A kid has chest pain, and $10,000 later … here’s the bill

Filed Under: Costs, Health plans, Patients

A friend writes:

Recently saw Jeanne’s superb TED talk.. and was instantly inspired to share our recent ER experience.

Please see attached the bill we got for a visit to the NYU Langone Cobble Hill ER in November for my 14-year-old son who was having severe chest pains and racing pulse ( turned out nothing wrong with his heart…most likely stress induced).

He got excellent and quick care: a battery of non invasive tests including, blood work, 2 EKGs, chest Xray, general checkup, and a liter of saline solution.. all in under two hours.

As you’ll see, the bill started out at more than $10,000 when you include the separate doctors’ charges for $541 (not shown).

I was not totally caught off guard, as I had previously experienced “the game” of hospitals submitting initial charges then the insurer subsequently “adjusting” them.

Still, I thought the bill – both before and after adjustment – seemed high given that my son’s case was not acute nor did he require any significant procedures/operations/treatment, only basic tests.

Alas, I tried to argue my case with our insurer who of course had a robust counter argument all ready to go… chiefly: “it’s your deductible.”

You’re doing really important work.
And some day, thanks to you, this process may be fair and rational.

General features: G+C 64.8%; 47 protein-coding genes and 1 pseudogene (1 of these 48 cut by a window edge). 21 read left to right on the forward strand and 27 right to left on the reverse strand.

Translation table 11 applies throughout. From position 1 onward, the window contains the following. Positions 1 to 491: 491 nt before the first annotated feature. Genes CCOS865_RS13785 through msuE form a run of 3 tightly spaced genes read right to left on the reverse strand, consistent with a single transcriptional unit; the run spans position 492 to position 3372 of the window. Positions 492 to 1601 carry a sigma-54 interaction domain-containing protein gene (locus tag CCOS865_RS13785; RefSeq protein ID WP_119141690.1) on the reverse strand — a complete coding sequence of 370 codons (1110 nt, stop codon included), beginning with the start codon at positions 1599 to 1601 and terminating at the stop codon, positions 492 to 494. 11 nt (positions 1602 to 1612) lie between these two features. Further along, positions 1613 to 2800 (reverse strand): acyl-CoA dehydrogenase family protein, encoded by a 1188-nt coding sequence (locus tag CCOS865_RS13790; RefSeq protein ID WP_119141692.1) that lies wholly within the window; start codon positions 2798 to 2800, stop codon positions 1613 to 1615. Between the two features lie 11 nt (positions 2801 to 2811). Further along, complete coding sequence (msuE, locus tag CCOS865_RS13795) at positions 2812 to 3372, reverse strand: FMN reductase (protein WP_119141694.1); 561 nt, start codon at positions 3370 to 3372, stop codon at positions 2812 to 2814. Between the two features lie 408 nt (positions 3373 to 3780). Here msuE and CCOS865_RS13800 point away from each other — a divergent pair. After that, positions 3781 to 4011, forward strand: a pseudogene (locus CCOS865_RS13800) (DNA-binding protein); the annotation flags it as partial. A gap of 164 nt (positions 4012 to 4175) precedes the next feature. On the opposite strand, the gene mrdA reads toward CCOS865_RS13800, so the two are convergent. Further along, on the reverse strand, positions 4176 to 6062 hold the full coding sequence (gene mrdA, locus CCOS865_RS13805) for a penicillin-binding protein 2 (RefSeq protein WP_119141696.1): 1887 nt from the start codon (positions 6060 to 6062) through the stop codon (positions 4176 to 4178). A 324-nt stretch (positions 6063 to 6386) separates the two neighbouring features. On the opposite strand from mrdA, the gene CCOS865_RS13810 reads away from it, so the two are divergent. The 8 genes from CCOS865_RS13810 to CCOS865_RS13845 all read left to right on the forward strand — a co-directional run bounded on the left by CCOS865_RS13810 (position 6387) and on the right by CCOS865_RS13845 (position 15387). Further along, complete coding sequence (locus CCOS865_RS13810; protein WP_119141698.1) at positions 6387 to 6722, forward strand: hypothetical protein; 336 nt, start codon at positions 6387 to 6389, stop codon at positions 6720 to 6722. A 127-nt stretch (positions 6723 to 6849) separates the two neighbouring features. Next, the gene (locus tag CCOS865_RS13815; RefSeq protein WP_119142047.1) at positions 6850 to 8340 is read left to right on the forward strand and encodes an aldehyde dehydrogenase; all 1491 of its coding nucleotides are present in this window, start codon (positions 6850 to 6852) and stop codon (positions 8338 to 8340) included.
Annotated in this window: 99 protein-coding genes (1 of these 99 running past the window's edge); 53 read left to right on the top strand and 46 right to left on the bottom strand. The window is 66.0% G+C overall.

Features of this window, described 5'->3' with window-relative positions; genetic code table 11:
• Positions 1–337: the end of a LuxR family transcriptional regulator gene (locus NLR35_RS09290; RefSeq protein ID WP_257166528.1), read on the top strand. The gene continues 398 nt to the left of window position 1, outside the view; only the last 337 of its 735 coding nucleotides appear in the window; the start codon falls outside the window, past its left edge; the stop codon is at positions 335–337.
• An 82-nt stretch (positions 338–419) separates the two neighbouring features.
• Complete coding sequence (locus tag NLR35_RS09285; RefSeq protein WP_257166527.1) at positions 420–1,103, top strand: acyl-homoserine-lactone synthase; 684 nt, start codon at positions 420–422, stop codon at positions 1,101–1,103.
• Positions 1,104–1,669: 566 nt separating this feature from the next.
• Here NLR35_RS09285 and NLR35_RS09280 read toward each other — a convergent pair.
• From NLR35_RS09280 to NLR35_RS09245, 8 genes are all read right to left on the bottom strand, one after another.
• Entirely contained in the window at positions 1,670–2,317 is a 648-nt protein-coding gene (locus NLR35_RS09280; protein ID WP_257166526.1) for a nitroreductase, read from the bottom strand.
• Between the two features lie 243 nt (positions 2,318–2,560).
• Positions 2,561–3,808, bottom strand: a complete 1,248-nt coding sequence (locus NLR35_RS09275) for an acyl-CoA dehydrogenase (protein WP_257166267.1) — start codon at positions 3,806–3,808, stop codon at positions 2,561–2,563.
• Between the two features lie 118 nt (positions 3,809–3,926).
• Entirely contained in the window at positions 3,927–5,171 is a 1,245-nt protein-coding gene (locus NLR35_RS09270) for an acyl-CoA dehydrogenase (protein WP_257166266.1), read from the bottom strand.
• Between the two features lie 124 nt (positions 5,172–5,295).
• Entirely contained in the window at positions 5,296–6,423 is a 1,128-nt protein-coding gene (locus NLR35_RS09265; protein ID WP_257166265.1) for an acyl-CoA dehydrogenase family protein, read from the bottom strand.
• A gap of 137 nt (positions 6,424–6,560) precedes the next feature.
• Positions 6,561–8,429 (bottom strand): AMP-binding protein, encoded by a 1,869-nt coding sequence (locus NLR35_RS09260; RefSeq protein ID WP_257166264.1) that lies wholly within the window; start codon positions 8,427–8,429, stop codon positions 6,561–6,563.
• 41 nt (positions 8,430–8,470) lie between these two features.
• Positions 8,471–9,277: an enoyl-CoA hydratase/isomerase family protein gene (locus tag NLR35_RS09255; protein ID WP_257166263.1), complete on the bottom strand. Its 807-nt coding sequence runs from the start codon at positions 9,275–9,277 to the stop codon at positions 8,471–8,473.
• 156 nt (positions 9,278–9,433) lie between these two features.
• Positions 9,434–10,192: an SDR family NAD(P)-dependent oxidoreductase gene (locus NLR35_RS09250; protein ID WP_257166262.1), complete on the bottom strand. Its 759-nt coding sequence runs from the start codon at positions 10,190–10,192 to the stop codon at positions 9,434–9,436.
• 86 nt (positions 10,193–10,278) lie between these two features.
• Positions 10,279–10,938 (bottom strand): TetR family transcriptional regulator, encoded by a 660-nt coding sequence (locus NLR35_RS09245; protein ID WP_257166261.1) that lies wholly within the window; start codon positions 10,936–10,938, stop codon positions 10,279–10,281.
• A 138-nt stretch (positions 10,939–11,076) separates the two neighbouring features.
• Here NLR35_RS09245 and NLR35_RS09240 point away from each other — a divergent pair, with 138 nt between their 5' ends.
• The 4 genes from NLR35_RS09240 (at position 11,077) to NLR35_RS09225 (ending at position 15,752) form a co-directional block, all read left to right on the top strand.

Keep cranking!

I replied:
We welcome first-person narratives, for example in this case about your frustration in getting satisfaction.

We post these under “a friend writes.” A recent allergy test post has become very popular.

I’d think about using what you sent pretty much as is — no name, and no identifying info but a screenshot of the bill.  Also if there is a takeaway, that is most useful.
What do you think?

He replied:
please go right ahead and post the bill…ex-identifying marks, as you said.
I just showed it to my physician sister-in-law..who guffawed and couldn’t stop head-shaking and snickering.

My take away from my son’s ER bill experience – and several other similar episodes – is that we consumers are rendered powerless when we need to engage the healthcare system as we are drawn into the opaque and arbitrary whirlpool-musical-chair-game stirred up by the insurance companies and the hospitals/providers to suck out as much money as possible in an accounting-evasive a manner as possible.

Will follow your progress and spread the word.
All the best,